Similarly, racism is a complex term and challenging to categorically define because there are a range of views and discernments and ways to explain racism. Even with its ubiquity in daily language, there is no consensus amongst scholars as to how the term is defined. According to Doane (2016) the definition varies with circumstances within society, the individual’s perception, societal interpretation, or the views of the government and other types of institutions. For this article, I offer an operative definition that provides a basis to grasp the concept.


The dictionary defines racism as a belief or doctrine that inherent differences among the various human racial groups determine cultural or individual achievement. This usually involves the idea that one's own race is superior and has the right to dominate others or that a racial group is inferior to the others (merriam-websterdictionar.com).


The sociological explanation describes racism as being beyond race-based prejudice. Along with prejudices, there is an imbalance in power and social status is generated by how we understand and act upon race. Thus, racism may be viewed as the belief that the humans have vast differences and distinct characteristics which are paramount and telling. The varying characteristics ascertain individual cultures and support the view that a race is greater to others and has the right to control others. This explanation indicates that racism involves acts of discrimination and bias.


One psychological trait of racism and other xenophobia is that it performs as a psychological defense mechanism generated by feelings of insecurity and anxiety. This view is evidenced with the psychological theory of "terror management." Research has shown that when people are given reminders of their own mortality, they feel a sense of anxiety and insecurity. The response is sentiments of greed, prejudice, and aggression, and individuals are likely to submit to attitudes that are closely associated with their national or ethnic group (Taylor, 2018).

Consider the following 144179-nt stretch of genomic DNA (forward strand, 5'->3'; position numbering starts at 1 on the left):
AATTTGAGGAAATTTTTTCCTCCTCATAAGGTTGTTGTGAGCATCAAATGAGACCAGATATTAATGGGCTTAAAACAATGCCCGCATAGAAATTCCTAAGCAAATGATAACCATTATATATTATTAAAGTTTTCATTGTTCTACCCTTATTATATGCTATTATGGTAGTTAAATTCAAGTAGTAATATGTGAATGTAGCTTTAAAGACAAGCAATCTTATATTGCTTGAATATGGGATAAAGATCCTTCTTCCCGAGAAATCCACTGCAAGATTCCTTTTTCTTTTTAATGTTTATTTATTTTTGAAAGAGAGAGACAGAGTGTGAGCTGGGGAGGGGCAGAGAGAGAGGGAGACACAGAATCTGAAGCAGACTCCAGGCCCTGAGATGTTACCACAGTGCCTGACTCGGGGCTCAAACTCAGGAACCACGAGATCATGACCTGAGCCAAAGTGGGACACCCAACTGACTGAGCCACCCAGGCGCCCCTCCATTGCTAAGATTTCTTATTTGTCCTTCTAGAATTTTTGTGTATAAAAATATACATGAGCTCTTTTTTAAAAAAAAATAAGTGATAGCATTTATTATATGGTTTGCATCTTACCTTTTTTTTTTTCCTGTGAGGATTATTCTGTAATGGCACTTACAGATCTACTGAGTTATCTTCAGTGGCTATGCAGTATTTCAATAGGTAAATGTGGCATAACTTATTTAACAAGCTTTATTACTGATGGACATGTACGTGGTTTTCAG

Thus, understanding racism is both simple and complicated. Racism begins with a thought, conscious or inadvertent. It may excel if coupled with a deed or endeavor. In other words, racism may be latent, involuntary or calculated and may lie with an inappropriate remark a derogatory statement, a rude gesture, or act of bullying based on race. This may occur at the individual, group or institutional level.  A thought elevates with a deed and a deed is compounded with support. Any insinuation of racism is a cause for concern and there are numerous ways that racism may be active. The following are just some of the various categories.


Cultural racism can be defined as societal beliefs and customs that promote the assumption that the products of a given culture, including the language and traditions of that culture are superior to those of other cultures. Cultural racism exists when there is a widespread acceptance of stereotypes concerning different ethnic or population groups.


Institutional racism is a form of racism expressed in the practice of social and political institutions. It is reflected in disparities regarding wealth, income, criminal justice, employment, housing, health care, political power and education, among other factors. Institutional racism is reflected with as a pattern in social institutions such as governmental organizations, schools, banks, and the courts of law. Racism is and may be found in nearly every aspect of our daily experiences.


Article written by Carolyn Massey, a psychology graduate intern working under the mentorship of Dr. Helena Boersma, of Crosswords Wellness Affiliates.  0769724001566391238.jpg